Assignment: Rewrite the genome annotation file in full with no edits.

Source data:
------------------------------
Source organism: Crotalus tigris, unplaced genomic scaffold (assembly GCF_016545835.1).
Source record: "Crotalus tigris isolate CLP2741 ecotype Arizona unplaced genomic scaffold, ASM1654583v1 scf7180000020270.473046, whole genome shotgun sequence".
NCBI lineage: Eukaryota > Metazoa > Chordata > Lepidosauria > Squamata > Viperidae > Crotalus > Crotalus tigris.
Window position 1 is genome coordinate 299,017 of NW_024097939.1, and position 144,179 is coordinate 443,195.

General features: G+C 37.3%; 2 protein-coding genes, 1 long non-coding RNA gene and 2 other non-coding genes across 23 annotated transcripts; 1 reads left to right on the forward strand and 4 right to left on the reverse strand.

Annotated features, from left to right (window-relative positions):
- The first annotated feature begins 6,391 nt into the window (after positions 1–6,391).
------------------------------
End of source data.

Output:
Source organism: Crotalus tigris, unplaced genomic scaffold (assembly GCF_016545835.1).
Source record: "Crotalus tigris isolate CLP2741 ecotype Arizona unplaced genomic scaffold, ASM1654583v1 scf7180000020270.473046, whole genome shotgun sequence".
NCBI lineage: Eukaryota > Metazoa > Chordata > Lepidosauria > Squamata > Viperidae > Crotalus > Crotalus tigris.
Window position 1 is genome coordinate 299,017 of NW_024097939.1, and position 144,179 is coordinate 443,195.

General features: G+C 37.3%; 2 protein-coding genes, 1 long non-coding RNA gene and 2 other non-coding genes across 23 annotated transcripts; 1 reads left to right on the forward strand and 4 right to left on the reverse strand.

Annotated features, from left to right (window-relative positions):
- The first annotated feature begins 6,391 nt into the window (after positions 1–6,391).